Bank-Fintech Partnerships, Outsourcing Arrangements, and the Case for a Mentorship Regime *
Luca Enriques, Professor of Corporate Law at the University of Oxford.
Wolf-Georg Ringe, Professor of Law & Finance at the University of Hamburg and Visiting Professor at the University of Oxford.
Fintech firms, once perceived as “disruptors” of the traditional banking industry, are now increasingly seen as attractive partners for established financial institutions. Partnership arrangements between banks and new financial technology startups have therefore mushroomed over the last several years. Such partnership agreements, which come in different forms and contexts, are usually advantageous for both sides: banks may ordinarily suffer from legacy issues and cumbersome internal processes, and therefore benefit from fintech firms’ superior technology to develop new business ideas. At the same time, a bank’s broad customer base may allow a startup to benefit at an earlier stage from economies of scale and facilitate market entry, while fintechs may also enjoy reputational spill-overs from partnering with an established institution. Most of these arrangements share the goals of outsourcing key banking functions and facilitating market entry for new market players while overcoming relatively tough regulatory hurdles.
Yet such arrangements, while generally to be welcomed, pose a number of regulatory problems, in particular concerning the effective supervision of fintechs that operate outside of the direct purview of regulatory authorities. Our recent article “Bank-Fintech Partnerships, Outsourcing Arrangements, and the Case for a Mentorship Regime”  explores the implications of a growing number of bank-fintech partnerships for the regulatory framework concerning financial institutions.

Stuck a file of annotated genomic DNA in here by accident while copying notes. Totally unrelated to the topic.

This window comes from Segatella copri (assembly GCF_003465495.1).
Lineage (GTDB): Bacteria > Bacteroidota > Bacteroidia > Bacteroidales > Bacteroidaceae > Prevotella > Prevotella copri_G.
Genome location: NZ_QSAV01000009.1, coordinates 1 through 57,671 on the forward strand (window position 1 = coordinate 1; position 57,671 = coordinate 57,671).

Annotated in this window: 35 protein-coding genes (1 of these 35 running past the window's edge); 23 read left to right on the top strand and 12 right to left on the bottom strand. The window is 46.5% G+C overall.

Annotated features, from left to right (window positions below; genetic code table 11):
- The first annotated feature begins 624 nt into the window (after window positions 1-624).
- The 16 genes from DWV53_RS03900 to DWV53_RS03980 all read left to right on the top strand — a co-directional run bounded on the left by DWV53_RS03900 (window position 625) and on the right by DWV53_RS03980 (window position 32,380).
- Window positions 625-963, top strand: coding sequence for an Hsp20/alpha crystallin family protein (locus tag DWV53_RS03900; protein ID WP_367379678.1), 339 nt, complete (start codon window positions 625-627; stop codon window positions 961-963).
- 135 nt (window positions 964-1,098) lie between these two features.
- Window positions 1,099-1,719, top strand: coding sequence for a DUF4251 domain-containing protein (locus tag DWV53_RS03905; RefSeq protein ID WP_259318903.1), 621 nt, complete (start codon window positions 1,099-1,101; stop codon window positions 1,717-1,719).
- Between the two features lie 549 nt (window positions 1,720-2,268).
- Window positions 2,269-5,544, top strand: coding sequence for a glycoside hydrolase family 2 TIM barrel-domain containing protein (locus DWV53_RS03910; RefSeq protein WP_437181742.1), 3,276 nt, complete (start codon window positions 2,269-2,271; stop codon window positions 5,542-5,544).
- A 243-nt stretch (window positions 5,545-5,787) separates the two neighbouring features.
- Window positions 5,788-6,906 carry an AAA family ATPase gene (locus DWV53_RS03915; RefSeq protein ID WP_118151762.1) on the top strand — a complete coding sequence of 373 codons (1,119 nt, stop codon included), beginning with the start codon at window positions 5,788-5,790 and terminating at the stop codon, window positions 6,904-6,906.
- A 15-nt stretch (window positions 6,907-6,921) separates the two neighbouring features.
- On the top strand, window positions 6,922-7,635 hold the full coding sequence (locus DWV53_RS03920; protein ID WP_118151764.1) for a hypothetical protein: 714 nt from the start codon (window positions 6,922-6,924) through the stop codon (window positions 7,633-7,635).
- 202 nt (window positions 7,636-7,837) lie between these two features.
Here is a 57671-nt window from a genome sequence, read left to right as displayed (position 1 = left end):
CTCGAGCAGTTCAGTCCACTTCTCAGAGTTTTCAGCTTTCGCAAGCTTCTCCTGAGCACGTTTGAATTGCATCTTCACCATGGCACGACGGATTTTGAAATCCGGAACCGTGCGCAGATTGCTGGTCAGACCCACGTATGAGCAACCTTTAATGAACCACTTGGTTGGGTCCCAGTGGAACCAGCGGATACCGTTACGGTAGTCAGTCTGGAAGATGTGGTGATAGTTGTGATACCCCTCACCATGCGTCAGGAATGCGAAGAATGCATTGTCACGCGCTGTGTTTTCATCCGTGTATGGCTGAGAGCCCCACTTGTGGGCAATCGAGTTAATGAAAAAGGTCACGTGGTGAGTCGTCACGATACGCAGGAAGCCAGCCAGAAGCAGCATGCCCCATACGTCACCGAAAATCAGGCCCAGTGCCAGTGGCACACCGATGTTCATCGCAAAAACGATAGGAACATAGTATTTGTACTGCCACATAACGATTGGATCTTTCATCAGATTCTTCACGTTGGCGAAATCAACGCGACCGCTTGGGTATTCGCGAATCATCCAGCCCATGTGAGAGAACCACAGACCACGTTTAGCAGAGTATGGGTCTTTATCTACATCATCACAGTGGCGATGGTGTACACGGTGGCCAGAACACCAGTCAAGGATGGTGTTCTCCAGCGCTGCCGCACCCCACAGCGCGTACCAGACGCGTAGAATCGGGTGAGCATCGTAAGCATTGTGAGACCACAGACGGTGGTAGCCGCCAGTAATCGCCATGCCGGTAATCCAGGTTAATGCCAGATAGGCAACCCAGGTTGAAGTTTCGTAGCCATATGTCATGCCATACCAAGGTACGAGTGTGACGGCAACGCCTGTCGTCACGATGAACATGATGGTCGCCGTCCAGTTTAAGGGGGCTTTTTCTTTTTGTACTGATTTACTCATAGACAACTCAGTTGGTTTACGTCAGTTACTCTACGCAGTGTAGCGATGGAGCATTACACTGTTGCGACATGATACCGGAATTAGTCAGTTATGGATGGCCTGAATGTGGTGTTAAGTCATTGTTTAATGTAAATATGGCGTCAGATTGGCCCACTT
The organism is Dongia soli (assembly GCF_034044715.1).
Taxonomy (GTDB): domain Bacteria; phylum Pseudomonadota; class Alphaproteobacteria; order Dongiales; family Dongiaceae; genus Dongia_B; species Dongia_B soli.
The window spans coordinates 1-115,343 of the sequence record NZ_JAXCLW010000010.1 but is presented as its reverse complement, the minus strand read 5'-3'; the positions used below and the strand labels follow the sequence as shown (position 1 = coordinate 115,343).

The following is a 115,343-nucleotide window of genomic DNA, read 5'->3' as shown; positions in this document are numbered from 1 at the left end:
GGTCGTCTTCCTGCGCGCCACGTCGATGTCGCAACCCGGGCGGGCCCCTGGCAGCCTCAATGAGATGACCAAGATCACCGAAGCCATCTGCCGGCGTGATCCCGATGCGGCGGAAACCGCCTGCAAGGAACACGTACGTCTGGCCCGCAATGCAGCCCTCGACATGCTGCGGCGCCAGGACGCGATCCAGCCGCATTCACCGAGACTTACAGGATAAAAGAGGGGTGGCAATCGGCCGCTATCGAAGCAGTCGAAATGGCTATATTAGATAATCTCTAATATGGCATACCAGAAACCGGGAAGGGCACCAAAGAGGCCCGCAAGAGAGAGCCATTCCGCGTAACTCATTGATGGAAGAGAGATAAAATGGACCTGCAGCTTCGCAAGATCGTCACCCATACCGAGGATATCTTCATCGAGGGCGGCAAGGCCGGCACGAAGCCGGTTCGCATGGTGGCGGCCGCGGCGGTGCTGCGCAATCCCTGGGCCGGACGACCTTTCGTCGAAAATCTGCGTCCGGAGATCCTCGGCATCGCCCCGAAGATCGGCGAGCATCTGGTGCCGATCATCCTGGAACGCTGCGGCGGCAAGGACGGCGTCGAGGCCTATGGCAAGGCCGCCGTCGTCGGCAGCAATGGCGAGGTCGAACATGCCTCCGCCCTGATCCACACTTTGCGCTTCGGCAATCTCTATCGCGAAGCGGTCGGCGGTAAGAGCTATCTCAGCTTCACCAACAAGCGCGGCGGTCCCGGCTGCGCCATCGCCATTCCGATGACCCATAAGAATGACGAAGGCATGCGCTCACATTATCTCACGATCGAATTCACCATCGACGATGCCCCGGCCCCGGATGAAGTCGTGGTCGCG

The various types of partnership arrangements include banking-as-a-service and software-as-a-service frameworks, white-label banking, and front-end neobanks. From a regulatory perspective, all of these arrangements fall under the rubric of “outsourcing” arrangements, where regulated entities outsource some of their functions to third parties, be they regulated or unregulated. The present practice and the relevant regulatory framework raise doubts about the effective supervision of fintechs that operate outside of the direct purview of regulatory authorities. The key downside of the existing collaboration arrangements between banks and fintechs lies in the point that a contractual agreement between the two market participants is a poor substitute for effective regulatory scrutiny. Questions of enforcement and effective supervision emerge, which may ultimately result in problems regarding market stability and systemic risk. The recent downfall of Wirecard , the German payments group that relied on partnering with firms in its Asian markets, put a spotlight on the frailty of such arrangements.
To address these problems, a number of regulatory tools have been put forward, in particular with the objective of facilitating fintechs’ entry into the supervisory perimeter. However, [continua..]